Tuesday, November 22, 2011

Music Review: “The Goat Rodeo Sessions” by Yo-Yo Ma, Stuart Duncan, Edgar Meyer and Chris Thile


The Goat Rodeo Sessions

A goat rodeo, according to Urban Dictionary, "is about the most polite
term used by aviation people (and others in higher risk situations) to
describe a scenario that requires about 100 things to go right at once
if you intend to walk away from it."

The above description is apt for this album. Not only is the album a mix of diverse styles, indeed diverse universes musically, and all the players bonifide superstars in their perspective musical genre with schedules that would wear out a workaholic.

These four musicians are also friends, and admire each others capabilities but to bring them together as a unified ensemble on a most remarkable and organic cross-genre project based on that friendship and respect was also a near miracle.

Scheduling heroics aside. Yo-Yo Ma sums it up: "In the end, what we're trying to do is simply make music that transcends whatever roots or categories or backgrounds that
it starts from--that just exists as something that we're trying to express, through our community of values, as a moment in time creating very special music."

"Edgar made a good point that the four of us are here because each of
us enjoys hearing the other three do what they do best," Thile says,
"and these are the people that we want to hear! And the music was
composed with that in mind - maintaining what's special about the
individual voices and trying to find something new as a group, within
that context."


"We want the freedom to not have the music immediately defined by a
couple of words," explains Meyer. "But at its root, Yo-Yo's going for
the same thing that Stuart's going for, that Chris is going for--which
is to completely internalize the music, and to play it without any
kind of exterior references or even knowing what it is we're going
for, but with an easy agreement among the four of us in knowing when
we get there."

The album succeeds on all fronts, uniquely showcasing multi Grammy Winner and classical cellist Yo-Yo Ma, classical, bluegrass, newgrass, and jazz bassist Edgar Meyer, country-folk vocalist and mandolinist Chris Thile from acoustic band Nickel Creek and bluegrass fiddler Stuart Duncan.

The end result is music that is indefinable, exciting and eclectic. At times you’ll want to get up and dance a hoedown, and a few seconds later check the fit of your cumber bun and adjust the bow tie on your tux. It’s almost surreal as you find yourself caught up in what feels like classical chamber music and then you realize that’s a blue grass fiddle, or you are drifting along on an instrumental folk tune and Yo-yo’s cello takes you to a concert stage with increasingly complicated dynamic changes and time signatures such as on “Attaboy”.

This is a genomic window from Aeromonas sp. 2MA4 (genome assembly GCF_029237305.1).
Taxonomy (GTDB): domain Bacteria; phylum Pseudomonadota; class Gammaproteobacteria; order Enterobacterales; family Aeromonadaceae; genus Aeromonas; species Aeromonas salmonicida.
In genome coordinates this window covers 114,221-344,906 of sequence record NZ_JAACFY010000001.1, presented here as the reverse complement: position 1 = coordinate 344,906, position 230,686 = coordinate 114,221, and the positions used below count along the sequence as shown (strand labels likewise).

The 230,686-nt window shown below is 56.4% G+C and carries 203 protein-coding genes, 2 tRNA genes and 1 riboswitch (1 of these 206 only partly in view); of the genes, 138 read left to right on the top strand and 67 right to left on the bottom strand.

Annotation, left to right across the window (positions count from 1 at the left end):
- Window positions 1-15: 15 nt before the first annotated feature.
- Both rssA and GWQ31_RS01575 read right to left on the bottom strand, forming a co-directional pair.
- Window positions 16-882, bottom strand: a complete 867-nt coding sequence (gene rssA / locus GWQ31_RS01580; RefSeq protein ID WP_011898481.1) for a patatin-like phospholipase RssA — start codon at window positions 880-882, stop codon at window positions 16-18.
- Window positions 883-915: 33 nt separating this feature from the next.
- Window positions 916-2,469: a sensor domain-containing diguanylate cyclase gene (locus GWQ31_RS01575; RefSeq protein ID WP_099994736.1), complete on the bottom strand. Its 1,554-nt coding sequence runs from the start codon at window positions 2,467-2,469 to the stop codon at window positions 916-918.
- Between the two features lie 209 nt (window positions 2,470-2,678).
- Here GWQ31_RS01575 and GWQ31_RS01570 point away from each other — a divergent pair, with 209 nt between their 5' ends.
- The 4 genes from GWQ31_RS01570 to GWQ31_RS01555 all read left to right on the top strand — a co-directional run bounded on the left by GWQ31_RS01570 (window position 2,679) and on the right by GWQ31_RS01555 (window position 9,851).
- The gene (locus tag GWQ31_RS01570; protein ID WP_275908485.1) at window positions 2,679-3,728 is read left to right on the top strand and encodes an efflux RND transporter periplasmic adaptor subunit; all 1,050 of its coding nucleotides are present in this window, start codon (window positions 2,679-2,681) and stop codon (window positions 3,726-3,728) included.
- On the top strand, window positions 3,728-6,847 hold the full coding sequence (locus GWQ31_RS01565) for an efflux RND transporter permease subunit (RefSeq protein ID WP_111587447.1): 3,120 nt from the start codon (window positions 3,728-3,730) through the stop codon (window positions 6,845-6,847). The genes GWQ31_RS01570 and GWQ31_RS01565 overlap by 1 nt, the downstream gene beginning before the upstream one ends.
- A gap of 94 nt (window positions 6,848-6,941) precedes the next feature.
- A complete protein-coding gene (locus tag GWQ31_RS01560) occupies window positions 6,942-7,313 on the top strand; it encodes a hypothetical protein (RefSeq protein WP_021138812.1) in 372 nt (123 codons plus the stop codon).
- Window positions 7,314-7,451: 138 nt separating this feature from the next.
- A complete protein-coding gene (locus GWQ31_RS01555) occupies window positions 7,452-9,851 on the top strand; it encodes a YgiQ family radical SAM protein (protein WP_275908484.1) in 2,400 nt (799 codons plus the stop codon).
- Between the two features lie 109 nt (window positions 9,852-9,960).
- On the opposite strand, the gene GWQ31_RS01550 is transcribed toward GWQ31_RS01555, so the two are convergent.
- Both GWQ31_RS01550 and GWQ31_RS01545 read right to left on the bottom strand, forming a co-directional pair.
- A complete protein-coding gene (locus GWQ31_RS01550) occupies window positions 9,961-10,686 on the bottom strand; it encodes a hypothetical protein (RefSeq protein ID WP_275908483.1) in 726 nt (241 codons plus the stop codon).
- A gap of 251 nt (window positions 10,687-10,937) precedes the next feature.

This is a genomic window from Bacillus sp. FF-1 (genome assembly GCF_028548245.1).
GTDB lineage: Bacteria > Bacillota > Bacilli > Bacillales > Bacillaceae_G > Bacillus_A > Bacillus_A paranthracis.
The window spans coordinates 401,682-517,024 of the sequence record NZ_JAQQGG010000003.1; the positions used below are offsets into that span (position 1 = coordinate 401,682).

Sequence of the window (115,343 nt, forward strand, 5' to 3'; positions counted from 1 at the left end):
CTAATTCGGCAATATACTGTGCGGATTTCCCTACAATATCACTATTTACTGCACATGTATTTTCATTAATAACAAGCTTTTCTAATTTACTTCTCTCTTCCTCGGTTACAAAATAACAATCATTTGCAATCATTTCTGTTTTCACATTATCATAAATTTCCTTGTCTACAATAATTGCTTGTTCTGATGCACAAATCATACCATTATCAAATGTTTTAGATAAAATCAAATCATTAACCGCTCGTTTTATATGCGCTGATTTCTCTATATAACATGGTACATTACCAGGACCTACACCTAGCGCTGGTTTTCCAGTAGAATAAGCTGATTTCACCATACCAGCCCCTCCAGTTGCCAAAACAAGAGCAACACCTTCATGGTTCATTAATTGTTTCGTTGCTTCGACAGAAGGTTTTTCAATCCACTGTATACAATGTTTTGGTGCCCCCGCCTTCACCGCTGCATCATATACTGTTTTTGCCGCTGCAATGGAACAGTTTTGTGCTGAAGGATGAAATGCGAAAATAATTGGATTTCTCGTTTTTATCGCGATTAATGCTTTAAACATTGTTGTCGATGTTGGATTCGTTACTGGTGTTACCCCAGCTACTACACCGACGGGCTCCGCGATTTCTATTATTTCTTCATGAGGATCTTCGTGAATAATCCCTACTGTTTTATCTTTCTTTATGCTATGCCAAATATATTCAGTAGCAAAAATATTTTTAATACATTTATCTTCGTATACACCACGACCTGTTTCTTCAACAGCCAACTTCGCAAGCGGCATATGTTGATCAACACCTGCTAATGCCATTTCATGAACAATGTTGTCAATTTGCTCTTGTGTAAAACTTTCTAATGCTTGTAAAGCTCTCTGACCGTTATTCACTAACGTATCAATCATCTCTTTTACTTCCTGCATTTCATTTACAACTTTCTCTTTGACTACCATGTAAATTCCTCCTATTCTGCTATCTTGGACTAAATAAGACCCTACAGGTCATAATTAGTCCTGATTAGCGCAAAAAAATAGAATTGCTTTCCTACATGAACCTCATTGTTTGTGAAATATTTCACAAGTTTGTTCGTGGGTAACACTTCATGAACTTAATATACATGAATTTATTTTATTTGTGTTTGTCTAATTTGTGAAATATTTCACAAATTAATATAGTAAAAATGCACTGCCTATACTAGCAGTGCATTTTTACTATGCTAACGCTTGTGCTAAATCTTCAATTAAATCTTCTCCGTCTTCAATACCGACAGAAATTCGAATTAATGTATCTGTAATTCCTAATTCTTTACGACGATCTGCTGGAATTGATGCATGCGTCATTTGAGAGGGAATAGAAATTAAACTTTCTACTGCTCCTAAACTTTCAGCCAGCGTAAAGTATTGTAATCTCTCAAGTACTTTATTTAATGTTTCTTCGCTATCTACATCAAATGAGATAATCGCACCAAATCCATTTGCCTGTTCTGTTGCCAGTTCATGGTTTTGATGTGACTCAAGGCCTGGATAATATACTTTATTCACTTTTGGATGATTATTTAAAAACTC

“Attaboy” The Goat Rodeo Sessions

And to make this album that much more surprising, considering the vastly different backgrounds of the musicians and styles and genre, which in and of itself is a Goat Rodeo ,the album  listened to in its entirety, has a certain consistency that just shouldn’t be there. Yo-yo Ma is classically trained and doesn’t improvise, but plays as if he does, the others, who composed and wrote parts for the songs, played off of hand written notes. Collectively, instead of sitting in isolation booths, they all sat in a circle in the same room and fed off each other. Thile played everything from memory, by ear.

There’s also two vocal tracks featuring Thile and guest artist Aoife O'Donovan, the lead vocalist and writer for progressive bluegrass group Crooked Still. "No One But You" and "Here And Heaven”  “Here and Heaven” is  breathtaking in the instrumental flexibility of Duncan's switch from fretless banjo to fiddle, Thile's trade-off from gamba (a Renaissance stringed instrument) to mandolin and Meyer's exchange of
gamba for bass. Additionally the vocal itself is marvelously beautiful melody delivered in a surreal folksy style.

These four masters, these four friends have managed to create order out of the Goat Rodeo chaos. To create, if only for this one album, a new identity and a new genre that at once sounds different, yet familiar, indefinable yet accessible. Mostly it just sounds beautiful, enjoyable and habit forming.

The Goat Rodeo Sessions Available October 24, 2011 on Sony Masterworks


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Copyright © 2011 Robert Carraher All Rights Reserved

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